Many are seeing data every day about the risks of Covid-19 mortality being directly related to not just age and ethnicity, but also to very real and widespread pre-existing comorbidities. People obtaining more information on how their immune system is compromised by these comorbidities, but they are starting to process and understand it, too. For example, between the weeks of March 20 and April 2, optimism in the Black community around the Covid-19 situation decreased by 2 points while stress and anxiety increased by 9 and 10 points respectively, suggesting that the dire reality of the epidemic had begun to set in. Hence linking more active self-care to a benefit against not only Covid-19 but many other diseases, will resonate more than ever and drive positive behavior change.

After the urgency subsides, health care companies should take an active role in ensuring the increased health awareness is converted into health literacy. If the right notes are hit, people will display a heightened understanding of health information and with it, the capability and motivation to make better health decisions, including the proper use of lab tests for screening and monitoring. Efforts to communicate around the critical importance of lab testing, will likely enjoy greater interest, uptake, and will have more impact.

Companies also have an opportunity and obligation to be more thorough and thoughtful about their communications for the populations who are disproportionately affected by both the pandemic and comorbidities. Black and Hispanic communities have historically demonstrated a more reactive approach to health management, and there is now a tremendous opportunity to foster more proactive behavior. Priority needs to be placed on providing communities with culturally relevant, easy-to-process, and understandable messaging disseminated through trusted channels to avoid a repeat of the current mortality disparities we are seeing now.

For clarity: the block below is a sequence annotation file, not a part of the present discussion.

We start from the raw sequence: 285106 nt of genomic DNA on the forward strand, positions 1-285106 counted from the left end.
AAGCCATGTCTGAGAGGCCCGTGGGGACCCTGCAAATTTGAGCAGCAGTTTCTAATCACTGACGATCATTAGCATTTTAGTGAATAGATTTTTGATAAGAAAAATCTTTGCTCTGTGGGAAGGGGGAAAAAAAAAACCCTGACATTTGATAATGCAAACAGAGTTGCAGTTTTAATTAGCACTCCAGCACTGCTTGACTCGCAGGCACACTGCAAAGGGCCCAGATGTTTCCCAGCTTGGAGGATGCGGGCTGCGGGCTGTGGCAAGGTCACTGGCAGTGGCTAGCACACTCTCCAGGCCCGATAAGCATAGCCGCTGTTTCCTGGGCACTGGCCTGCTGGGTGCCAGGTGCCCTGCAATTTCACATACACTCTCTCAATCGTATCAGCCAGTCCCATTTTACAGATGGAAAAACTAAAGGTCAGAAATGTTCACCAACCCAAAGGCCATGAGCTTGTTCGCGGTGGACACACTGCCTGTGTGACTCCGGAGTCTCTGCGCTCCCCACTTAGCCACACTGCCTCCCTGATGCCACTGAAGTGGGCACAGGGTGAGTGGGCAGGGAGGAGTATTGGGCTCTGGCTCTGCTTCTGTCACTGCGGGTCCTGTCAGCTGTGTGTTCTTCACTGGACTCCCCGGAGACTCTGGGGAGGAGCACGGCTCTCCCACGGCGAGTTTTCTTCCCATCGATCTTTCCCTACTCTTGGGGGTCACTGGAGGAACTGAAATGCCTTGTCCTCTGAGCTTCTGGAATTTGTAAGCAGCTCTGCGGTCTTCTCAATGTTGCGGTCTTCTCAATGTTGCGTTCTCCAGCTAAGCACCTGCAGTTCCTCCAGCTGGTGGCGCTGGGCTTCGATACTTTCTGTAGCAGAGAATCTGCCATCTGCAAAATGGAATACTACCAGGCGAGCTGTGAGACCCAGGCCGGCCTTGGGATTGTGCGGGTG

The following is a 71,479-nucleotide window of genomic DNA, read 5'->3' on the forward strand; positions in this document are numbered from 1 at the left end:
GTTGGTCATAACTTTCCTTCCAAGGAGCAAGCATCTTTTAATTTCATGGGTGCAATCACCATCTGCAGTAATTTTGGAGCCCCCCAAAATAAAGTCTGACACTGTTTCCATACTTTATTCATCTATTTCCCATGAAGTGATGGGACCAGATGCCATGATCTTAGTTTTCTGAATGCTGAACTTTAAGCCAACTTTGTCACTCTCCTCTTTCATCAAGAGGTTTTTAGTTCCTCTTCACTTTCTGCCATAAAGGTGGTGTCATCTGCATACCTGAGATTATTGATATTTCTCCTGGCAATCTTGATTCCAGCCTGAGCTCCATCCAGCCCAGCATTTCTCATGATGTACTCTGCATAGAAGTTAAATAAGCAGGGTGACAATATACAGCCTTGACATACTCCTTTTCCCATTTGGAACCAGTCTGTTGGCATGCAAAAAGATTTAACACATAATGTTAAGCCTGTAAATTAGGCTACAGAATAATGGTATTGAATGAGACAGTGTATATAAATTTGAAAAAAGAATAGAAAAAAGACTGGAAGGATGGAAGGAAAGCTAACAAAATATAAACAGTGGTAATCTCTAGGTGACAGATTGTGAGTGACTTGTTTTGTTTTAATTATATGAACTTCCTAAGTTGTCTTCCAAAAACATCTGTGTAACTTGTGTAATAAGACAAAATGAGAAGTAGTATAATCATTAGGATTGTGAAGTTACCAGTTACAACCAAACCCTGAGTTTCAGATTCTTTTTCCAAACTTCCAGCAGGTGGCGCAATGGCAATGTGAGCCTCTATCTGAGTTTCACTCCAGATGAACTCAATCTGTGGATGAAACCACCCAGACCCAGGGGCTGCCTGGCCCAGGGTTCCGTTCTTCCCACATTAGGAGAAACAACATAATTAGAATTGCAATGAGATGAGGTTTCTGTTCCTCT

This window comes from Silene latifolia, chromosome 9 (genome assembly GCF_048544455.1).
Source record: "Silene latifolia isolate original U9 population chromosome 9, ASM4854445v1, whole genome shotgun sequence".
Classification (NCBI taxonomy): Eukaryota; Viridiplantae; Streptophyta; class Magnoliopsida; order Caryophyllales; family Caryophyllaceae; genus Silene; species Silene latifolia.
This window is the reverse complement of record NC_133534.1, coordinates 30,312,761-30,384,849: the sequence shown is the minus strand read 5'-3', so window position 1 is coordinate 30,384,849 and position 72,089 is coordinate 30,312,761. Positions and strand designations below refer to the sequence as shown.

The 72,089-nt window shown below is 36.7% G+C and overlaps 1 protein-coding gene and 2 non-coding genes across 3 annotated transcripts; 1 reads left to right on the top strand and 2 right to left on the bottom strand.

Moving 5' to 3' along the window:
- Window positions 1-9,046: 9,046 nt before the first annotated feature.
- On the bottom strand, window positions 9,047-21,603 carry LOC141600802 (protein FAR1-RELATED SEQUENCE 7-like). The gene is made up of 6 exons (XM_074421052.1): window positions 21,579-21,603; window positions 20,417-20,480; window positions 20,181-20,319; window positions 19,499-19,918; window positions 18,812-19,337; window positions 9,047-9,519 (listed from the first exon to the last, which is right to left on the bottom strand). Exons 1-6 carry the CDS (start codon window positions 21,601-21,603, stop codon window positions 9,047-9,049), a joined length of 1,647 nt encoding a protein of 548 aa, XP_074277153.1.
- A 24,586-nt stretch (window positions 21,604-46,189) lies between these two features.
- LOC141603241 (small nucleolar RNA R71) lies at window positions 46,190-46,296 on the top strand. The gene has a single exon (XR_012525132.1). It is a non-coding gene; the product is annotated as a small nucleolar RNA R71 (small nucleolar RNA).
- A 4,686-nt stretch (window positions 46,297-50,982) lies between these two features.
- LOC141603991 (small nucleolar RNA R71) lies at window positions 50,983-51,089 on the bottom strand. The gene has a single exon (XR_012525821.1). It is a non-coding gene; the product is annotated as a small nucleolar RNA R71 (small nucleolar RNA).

Action plan for life sciences leaders

The life sciences industry has the opportunity to improve self-care across the board, provided care is taken to help different groups progress along their own health literacy journeys. It is a perfect time to personalize messaging to drive that understanding, and we can start with prioritizing the need to get all the other lab tests people need for all their conditions, not just influenza and Covid-19.

In addition, companies that take into account patients’ social, cultural, and linguistic needs are more effective in being understood and motivating action. This approach will also build trust on the part of underserved communities, and help meet the specific and unique needs of each group.

For more details on how to implement these steps, please explore Life (Sciences) After Covid-19 to read the full article and find a collection of Klick Health perspectives designed to inform and inspire the life sciences community for the changes, challenges, and opportunities anticipated as a result of the global health crisis.